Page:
Efficient, economical and just the right size. This home, based on the Arts and Crafts style of the Birdcliff cottages in Woodstock, was designed for a local builder. It is a simple rectangle with economical plywood board-and-batten siding, has two bedrooms and a (multi-use room), and is only 1400 sq.ft. A well thought out open plan makes this a good example of the less-is-more movement in home design. Last year was the first time in 75 years that the average home built in our country decreased in size. Home buyers are understanding that quality is more important than additional square footage. Within the current economic crunch and tight-money environment, it is possible to build a great house if careful design decisions are made. Energy efficiency is one benefit of the small house. Combine this with 21st century insulation and appropriate (shell tightening) and your life in this home would be sustainable for years to come.
New house architectural designs by David Minch. Well thought out and planned around their existing environments, David’s new house designs enhance the unique attributes of your special property. Your vision combined with the experience of one of New York’s most thoughtful architects for an inspiring home.
Catskill Mountain Views And Energy Efficient Design
Beautiful Catskill mountain views from an energy-efficient house design thoughtfully built on a smart site plan.
The design of this home for Jim Graf grew from the spectacular vistas. The dining/kitchen and the living room on the first floor, and two bedrooms and a playroom upstairs all take advantage of the north oriented views.
Less prominent rooms, bathrooms, utility rooms and circulation are located to the south in the plan. The rectangular plan is simple to build while the Craftsman style details make this an attractive home. Jim built this home for himself and the quality is second to none. Glass on the north side of a building receives almost no solar gain and therefore looses more heat annually than south-facing glass which has an annual heat gain.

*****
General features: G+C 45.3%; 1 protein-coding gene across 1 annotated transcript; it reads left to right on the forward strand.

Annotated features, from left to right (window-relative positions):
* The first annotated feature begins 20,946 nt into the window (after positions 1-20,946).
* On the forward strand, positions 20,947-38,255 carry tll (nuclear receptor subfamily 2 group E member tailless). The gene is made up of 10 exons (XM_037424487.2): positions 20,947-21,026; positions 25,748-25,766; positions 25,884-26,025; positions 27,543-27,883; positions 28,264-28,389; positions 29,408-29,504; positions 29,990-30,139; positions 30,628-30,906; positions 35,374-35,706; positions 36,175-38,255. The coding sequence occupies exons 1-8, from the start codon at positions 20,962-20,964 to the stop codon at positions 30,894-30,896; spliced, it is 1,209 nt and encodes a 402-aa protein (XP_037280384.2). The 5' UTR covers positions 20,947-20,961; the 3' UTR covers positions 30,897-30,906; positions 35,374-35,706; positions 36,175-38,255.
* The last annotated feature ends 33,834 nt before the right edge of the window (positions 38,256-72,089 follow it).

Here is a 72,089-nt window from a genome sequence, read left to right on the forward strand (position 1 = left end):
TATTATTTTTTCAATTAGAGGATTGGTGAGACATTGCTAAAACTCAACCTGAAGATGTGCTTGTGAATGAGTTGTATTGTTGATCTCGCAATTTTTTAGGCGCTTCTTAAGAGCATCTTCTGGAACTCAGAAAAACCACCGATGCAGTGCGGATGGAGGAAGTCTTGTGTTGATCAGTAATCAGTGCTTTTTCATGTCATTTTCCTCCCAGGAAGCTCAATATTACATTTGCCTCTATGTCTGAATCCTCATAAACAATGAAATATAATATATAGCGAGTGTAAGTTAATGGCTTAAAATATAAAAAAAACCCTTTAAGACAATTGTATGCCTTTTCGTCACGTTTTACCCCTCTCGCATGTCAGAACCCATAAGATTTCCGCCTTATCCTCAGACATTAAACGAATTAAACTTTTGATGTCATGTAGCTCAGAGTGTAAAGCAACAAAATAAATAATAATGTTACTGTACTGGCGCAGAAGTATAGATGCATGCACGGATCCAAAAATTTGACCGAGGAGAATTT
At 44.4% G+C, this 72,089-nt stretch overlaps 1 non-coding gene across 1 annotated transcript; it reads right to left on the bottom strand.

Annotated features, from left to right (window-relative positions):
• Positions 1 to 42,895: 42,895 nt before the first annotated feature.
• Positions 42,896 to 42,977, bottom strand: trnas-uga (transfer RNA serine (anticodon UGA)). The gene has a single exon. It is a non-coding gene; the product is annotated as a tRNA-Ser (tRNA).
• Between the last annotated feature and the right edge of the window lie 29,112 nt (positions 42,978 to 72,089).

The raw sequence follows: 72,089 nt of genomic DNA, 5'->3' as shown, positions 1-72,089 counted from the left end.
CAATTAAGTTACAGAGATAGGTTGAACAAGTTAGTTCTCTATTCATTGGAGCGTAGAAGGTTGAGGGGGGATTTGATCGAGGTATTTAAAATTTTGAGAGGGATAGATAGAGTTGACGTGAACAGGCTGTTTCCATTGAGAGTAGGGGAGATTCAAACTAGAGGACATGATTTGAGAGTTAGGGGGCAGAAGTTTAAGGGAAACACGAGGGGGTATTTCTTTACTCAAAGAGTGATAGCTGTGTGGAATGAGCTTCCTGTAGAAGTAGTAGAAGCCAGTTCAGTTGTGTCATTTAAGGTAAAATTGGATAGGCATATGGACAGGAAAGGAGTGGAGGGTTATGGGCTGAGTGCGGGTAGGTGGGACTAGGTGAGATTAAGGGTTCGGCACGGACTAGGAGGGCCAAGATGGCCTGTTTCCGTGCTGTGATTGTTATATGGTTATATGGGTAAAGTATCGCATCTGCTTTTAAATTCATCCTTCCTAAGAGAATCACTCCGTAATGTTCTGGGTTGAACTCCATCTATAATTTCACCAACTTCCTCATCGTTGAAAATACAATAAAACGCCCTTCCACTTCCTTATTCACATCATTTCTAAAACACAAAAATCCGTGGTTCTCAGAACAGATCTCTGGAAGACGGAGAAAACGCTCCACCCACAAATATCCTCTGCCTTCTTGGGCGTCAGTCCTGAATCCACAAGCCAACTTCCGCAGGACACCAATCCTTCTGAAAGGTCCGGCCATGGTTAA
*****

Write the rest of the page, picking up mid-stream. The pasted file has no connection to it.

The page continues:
Its size is so carefully chosen to balance between heat loss and appreciation of the views.
It is especially critical to appropriately (shell-tighten) homes exposed to the higher winds of mountain settings since infiltration of cold air increases as the average wind increases. The sloped ceilings and dormers of second floors can create serious infiltration problems and it takes expertise to contain energy losses, maintaining comfort and insure against condensation and moisture.
This home was designed for a spectacular site at the end of a 3/4 mile spit into the Chesapeake Bay. Building in sand, intense summer solar heat from the east and west, and the owner’s request for a cabin rather than the typical “McMansion”, were the main criteria. Large shading overhangs, deep porches to both the east and west, and a simple rectangular roof plan and tall pilings, are the responses to these criteria. There is one large great room with porches, decks and entrance stairs, while to the back are three bedrooms and a bath. The floor plan jogs in and out as needed, but the simple rectangular roof really defines the unpretentious style of the home.
Green Design With Traditional Details
Within traditional designed architecture, this New England style house has all the amenities of modern “green” technologies which earned it a place in a recent edition of National Geographic.
Sweeping Interior Staircase Design Mimics Meadow
The interior staircase mimics the sweeping meadow which welcomes visitors to this modern-day timber frame home. Natural surfaces prevail with stone, wood and large plants meld together in a light-filled space.
Natural Landscape Inspires New Home Design
A sweeping meadow was the canvas which my client had purchased for his new home. How to work with a site is an early decision in the architectural design process. One of the “patterns” in Christopher Alexander’s “A Pattern Language” recommends that the best parts of the land be maintained; in this case the meadow was left open. With that in mind, I [and my client] reviewed many ways to place the house to work within the surrounding environment.[youtube https://youtu.be/UWCZUly2_2k]